Skip to main content

Master Plans

Salt Lake County Parks and Recreation is committed to accessible, equitable, sustainable, and quality design for everyone. Master plans, management plans, community needs assessments, and public involvement are used to guide these intentions.


All About Master Plans

Master plans are aspirational long-term planning tools that provide a framework for future improvements, growth, and development of Salt Lake County Parks and Recreation spaces and places. Factors reflected in the plan include:

  • Multiple perspectives from the public, county and city councils, and key stakeholders
  • Population
  • Economic development
  • Housing
  • Transportation
  • Existing community facilities
  • Land use
  • Accessibility
  • Equitability
  • Sustainability
  • Findings from the Community Needs Assessment

Our main master plan, completed in 2015, is updated every 10 years and is the "plan of all plans." The plan will be updated in 2025, with public involvement activities taking place throughout 2024.

The Natural Areas Land Management Plan is a principal document that outlines standards and guidelines for:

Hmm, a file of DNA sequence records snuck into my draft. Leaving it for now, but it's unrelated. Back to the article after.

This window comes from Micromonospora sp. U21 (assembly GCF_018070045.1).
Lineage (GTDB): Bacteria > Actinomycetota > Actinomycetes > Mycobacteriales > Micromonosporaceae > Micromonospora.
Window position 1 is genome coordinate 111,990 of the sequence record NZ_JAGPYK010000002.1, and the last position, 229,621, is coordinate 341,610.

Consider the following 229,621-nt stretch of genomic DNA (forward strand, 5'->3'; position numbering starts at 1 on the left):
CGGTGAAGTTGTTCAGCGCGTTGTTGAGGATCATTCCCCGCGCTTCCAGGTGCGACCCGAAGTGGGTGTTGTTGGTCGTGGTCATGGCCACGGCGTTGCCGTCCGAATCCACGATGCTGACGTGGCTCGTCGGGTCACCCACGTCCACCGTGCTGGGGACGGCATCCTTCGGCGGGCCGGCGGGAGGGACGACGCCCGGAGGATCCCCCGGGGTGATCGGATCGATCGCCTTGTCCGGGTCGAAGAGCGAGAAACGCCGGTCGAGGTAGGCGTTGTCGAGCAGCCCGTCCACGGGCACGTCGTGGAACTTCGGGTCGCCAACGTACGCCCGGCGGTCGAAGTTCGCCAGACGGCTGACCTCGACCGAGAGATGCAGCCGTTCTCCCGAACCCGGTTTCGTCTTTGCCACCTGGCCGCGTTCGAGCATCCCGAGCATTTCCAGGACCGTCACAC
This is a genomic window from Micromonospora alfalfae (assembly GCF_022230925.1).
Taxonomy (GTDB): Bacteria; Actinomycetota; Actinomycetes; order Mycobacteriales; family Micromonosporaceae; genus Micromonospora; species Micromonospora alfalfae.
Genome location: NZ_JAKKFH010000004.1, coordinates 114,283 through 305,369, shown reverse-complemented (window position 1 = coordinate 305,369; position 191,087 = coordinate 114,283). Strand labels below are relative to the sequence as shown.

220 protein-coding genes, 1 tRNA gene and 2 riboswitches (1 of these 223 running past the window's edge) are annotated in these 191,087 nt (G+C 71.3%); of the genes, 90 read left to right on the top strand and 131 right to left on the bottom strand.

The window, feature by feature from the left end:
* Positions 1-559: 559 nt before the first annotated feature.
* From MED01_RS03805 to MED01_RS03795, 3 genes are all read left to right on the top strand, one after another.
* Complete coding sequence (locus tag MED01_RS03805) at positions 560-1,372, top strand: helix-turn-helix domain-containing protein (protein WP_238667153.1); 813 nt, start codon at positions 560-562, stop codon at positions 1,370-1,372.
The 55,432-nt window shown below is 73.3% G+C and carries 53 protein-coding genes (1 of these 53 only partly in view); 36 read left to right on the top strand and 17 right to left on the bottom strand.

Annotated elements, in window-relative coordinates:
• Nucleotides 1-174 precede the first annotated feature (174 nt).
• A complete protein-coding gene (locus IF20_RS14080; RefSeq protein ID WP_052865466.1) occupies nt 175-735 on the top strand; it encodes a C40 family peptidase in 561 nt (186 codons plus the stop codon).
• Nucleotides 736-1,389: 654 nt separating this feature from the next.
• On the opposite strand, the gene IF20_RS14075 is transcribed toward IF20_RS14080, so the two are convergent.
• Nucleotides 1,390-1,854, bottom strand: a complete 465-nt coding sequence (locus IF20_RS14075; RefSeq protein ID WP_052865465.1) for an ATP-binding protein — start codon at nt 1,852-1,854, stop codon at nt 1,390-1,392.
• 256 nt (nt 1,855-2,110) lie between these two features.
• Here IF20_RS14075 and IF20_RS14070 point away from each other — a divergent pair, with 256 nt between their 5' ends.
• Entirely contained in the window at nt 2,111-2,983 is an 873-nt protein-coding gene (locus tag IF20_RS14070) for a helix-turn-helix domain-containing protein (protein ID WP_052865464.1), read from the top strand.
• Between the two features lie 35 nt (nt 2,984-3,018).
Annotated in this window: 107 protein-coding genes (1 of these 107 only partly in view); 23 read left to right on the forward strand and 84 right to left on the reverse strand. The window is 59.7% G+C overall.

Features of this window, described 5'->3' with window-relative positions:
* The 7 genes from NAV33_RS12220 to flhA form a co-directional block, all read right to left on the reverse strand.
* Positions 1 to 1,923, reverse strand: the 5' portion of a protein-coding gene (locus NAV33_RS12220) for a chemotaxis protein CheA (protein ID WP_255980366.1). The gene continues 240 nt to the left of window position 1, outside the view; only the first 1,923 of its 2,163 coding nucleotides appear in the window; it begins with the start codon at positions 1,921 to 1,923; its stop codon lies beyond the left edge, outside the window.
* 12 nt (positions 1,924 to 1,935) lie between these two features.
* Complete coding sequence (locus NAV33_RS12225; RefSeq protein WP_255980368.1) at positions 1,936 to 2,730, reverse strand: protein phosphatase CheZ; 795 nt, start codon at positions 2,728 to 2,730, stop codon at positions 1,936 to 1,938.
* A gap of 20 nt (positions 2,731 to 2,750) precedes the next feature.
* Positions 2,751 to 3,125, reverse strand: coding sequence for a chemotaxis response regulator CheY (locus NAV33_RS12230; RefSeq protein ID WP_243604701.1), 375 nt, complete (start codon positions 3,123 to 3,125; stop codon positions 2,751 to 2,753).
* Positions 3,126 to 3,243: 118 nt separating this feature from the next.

• defining and classifying natural areas by landscape type
  • maintaining natural areas
  • rehabilitating degraded natural areas

Additional master plans—when they're updated and how they're used—are detailed below:

A recreation facility master plan is informed by the main master plan and created when remodeling or building new recreation facilities.

What are Park Master Plans?

Used to guide park design and use, and informed by the main master plan and Natural Areas Land Management Plan, we are currently updating three park master plans per year with a goal of completing 9-12 park master plans by 2025. After that, each park master plan will be updated every five years.


The first countywide Regional Trails Master Plan was completed in 1993. Smaller plans have been completed since this time and we intend to produce an updated countywide regional trail master plan in 2023; from that point forward the plan will be updated every 10 years. Trail maps are driven by the Regional Trail Master Plans.

A plan to guide the restoration of a historic homestead and fruit orchard at the Dimple Dell Regional Park, dating back to 1897.

The plan includes recommendations for restoration of the existing home, re-establishment of the orchards, tree groves, and windows, the creation of outdoor classrooms, interpretive trails, and plans for new comfort facilities including a picnic pavilion and a new restroom.    

As funding opportunities present, portions of the master plan are put into fruition by partnering with cities, boards, private contractors, and community members. Public information and involvement takes place through a variety of means to include notifications to and discussions with the communities of intended improvements and/or new construction to propose the respective plan components and keep everyone interested informed of the need, process, and timeline.